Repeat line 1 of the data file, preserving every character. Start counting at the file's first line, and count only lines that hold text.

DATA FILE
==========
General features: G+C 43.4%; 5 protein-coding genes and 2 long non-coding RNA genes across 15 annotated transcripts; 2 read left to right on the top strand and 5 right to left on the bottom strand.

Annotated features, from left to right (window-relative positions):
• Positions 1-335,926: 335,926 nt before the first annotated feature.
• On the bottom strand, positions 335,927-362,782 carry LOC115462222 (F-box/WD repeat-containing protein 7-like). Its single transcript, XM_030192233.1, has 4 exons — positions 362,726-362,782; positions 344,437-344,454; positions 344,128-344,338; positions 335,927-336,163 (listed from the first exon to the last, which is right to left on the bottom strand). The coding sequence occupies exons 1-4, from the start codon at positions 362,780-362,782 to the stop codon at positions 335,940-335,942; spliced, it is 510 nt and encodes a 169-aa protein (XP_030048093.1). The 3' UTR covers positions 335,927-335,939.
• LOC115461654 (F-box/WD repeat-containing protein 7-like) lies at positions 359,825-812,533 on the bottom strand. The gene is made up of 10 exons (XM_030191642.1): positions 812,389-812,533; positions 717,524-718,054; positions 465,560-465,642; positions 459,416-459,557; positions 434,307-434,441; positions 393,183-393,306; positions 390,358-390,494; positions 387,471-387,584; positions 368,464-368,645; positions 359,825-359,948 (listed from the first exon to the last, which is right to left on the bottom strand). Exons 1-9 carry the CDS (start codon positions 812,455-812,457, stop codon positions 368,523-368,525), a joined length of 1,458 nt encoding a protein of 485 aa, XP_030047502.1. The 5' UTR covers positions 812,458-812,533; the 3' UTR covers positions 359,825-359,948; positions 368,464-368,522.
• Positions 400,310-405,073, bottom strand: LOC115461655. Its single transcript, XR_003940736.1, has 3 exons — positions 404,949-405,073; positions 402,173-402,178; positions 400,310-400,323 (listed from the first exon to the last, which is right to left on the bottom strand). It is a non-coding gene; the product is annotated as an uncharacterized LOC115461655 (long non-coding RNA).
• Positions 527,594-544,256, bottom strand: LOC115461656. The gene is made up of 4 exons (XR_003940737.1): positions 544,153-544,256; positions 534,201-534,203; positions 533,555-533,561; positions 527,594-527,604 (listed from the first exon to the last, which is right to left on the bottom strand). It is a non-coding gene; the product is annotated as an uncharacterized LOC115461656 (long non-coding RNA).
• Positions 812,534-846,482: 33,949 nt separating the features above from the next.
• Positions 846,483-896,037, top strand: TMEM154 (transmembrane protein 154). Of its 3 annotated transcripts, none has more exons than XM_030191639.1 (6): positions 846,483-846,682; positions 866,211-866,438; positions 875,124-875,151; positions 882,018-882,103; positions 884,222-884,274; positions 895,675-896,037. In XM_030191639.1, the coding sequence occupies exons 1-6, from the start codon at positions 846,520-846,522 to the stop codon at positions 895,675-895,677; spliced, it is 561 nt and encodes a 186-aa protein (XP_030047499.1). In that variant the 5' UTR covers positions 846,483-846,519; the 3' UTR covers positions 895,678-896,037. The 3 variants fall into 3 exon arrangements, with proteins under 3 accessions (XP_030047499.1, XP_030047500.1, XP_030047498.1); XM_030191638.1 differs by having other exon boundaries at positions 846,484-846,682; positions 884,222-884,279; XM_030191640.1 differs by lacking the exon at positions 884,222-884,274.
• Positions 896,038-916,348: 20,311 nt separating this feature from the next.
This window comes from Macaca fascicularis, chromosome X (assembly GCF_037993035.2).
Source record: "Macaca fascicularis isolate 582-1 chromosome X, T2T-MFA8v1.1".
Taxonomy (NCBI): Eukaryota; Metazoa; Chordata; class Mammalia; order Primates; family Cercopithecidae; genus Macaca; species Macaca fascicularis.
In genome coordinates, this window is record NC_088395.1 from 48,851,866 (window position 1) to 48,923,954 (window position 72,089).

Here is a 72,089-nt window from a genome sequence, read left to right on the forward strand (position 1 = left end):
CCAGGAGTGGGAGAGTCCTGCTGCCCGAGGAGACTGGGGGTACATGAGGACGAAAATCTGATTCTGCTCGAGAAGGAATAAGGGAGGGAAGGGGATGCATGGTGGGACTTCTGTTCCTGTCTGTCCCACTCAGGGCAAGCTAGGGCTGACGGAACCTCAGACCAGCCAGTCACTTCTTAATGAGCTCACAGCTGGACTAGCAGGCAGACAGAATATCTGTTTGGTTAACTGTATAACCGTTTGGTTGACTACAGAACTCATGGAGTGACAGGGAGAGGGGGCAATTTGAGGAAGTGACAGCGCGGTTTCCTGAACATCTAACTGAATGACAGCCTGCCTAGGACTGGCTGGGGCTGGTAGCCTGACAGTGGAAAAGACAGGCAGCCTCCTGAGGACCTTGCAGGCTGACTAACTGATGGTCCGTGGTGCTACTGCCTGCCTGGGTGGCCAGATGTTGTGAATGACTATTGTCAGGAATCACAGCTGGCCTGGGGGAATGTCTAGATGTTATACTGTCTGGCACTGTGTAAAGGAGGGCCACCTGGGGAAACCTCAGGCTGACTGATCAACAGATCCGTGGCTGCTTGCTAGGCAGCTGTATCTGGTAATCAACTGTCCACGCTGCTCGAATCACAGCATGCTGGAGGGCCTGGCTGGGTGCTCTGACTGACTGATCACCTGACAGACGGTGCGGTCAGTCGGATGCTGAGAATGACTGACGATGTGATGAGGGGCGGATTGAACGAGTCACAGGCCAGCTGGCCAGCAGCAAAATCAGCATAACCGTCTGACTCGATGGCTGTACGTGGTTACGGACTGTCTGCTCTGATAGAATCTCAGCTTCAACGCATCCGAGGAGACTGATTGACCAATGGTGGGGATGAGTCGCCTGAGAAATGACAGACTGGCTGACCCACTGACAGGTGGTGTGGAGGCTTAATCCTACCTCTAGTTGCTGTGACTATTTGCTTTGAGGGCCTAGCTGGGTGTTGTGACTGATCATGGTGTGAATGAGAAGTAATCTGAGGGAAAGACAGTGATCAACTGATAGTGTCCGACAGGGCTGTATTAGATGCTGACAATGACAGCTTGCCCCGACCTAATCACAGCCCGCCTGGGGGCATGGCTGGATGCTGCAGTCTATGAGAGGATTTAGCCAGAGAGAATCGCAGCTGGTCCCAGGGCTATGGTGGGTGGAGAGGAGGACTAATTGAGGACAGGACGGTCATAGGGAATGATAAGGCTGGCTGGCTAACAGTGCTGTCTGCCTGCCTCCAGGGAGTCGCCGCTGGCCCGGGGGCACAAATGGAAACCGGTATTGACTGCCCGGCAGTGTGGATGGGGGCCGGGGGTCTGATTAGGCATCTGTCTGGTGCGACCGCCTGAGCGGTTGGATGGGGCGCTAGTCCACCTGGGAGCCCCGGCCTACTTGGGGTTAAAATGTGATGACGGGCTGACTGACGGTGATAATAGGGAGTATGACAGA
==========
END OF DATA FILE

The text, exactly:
General features: G+C 43.4%; 5 protein-coding genes and 2 long non-coding RNA genes across 15 annotated transcripts; 2 read left to right on the top strand and 5 right to left on the bottom strand.